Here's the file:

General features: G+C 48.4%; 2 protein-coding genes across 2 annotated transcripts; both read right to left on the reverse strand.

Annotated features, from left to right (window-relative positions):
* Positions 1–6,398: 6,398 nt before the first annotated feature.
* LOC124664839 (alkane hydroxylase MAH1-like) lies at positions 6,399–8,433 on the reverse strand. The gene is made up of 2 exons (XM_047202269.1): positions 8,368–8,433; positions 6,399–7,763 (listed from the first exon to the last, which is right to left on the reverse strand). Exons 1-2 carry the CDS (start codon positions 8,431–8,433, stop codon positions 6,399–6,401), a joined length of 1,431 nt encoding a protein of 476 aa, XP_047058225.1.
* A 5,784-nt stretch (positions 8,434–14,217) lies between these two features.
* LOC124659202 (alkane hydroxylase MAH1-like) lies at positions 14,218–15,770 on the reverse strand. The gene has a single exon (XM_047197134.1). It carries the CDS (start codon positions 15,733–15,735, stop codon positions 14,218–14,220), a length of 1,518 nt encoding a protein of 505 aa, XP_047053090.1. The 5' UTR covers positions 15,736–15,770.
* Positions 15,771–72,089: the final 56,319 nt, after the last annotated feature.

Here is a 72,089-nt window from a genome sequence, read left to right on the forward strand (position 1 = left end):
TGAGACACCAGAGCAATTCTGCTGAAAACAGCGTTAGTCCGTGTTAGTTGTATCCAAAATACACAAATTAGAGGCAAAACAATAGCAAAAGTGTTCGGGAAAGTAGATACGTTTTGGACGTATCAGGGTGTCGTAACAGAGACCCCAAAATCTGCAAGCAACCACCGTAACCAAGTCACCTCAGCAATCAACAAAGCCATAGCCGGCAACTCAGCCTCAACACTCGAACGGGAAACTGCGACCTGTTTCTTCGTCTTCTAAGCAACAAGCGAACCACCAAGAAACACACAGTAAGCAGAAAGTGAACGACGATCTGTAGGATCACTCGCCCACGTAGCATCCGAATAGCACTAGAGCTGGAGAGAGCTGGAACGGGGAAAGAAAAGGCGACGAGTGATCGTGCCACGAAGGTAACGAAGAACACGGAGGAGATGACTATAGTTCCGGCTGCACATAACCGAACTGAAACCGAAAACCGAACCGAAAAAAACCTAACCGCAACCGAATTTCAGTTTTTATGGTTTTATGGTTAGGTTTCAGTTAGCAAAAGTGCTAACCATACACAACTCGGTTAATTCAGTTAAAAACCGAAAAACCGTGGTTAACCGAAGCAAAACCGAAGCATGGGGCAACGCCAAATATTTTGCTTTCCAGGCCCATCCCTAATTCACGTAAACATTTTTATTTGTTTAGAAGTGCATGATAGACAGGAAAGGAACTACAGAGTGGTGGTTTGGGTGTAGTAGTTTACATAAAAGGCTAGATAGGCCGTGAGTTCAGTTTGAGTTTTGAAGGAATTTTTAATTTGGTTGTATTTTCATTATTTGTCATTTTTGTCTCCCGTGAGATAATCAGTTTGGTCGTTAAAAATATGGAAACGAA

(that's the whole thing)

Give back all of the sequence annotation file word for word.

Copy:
General features: G+C 48.4%; 2 protein-coding genes across 2 annotated transcripts; both read right to left on the reverse strand.

Annotated features, from left to right (window-relative positions):
* Positions 1–6,398: 6,398 nt before the first annotated feature.
* LOC124664839 (alkane hydroxylase MAH1-like) lies at positions 6,399–8,433 on the reverse strand. The gene is made up of 2 exons (XM_047202269.1): positions 8,368–8,433; positions 6,399–7,763 (listed from the first exon to the last, which is right to left on the reverse strand). Exons 1-2 carry the CDS (start codon positions 8,431–8,433, stop codon positions 6,399–6,401), a joined length of 1,431 nt encoding a protein of 476 aa, XP_047058225.1.
* A 5,784-nt stretch (positions 8,434–14,217) lies between these two features.
* LOC124659202 (alkane hydroxylase MAH1-like) lies at positions 14,218–15,770 on the reverse strand. The gene has a single exon (XM_047197134.1). It carries the CDS (start codon positions 15,733–15,735, stop codon positions 14,218–14,220), a length of 1,518 nt encoding a protein of 505 aa, XP_047053090.1. The 5' UTR covers positions 15,736–15,770.
* Positions 15,771–72,089: the final 56,319 nt, after the last annotated feature.

Here is a 72,089-nt window from a genome sequence, read left to right on the forward strand (position 1 = left end):
TGAGACACCAGAGCAATTCTGCTGAAAACAGCGTTAGTCCGTGTTAGTTGTATCCAAAATACACAAATTAGAGGCAAAACAATAGCAAAAGTGTTCGGGAAAGTAGATACGTTTTGGACGTATCAGGGTGTCGTAACAGAGACCCCAAAATCTGCAAGCAACCACCGTAACCAAGTCACCTCAGCAATCAACAAAGCCATAGCCGGCAACTCAGCCTCAACACTCGAACGGGAAACTGCGACCTGTTTCTTCGTCTTCTAAGCAACAAGCGAACCACCAAGAAACACACAGTAAGCAGAAAGTGAACGACGATCTGTAGGATCACTCGCCCACGTAGCATCCGAATAGCACTAGAGCTGGAGAGAGCTGGAACGGGGAAAGAAAAGGCGACGAGTGATCGTGCCACGAAGGTAACGAAGAACACGGAGGAGATGACTATAGTTCCGGCTGCACATAACCGAACTGAAACCGAAAACCGAACCGAAAAAAACCTAACCGCAACCGAATTTCAGTTTTTATGGTTTTATGGTTAGGTTTCAGTTAGCAAAAGTGCTAACCATACACAACTCGGTTAATTCAGTTAAAAACCGAAAAACCGTGGTTAACCGAAGCAAAACCGAAGCATGGGGCAACGCCAAATATTTTGCTTTCCAGGCCCATCCCTAATTCACGTAAACATTTTTATTTGTTTAGAAGTGCATGATAGACAGGAAAGGAACTACAGAGTGGTGGTTTGGGTGTAGTAGTTTACATAAAAGGCTAGATAGGCCGTGAGTTCAGTTTGAGTTTTGAAGGAATTTTTAATTTGGTTGTATTTTCATTATTTGTCATTTTTGTCTCCCGTGAGATAATCAGTTTGGTCGTTAAAAATATGGAAACGAA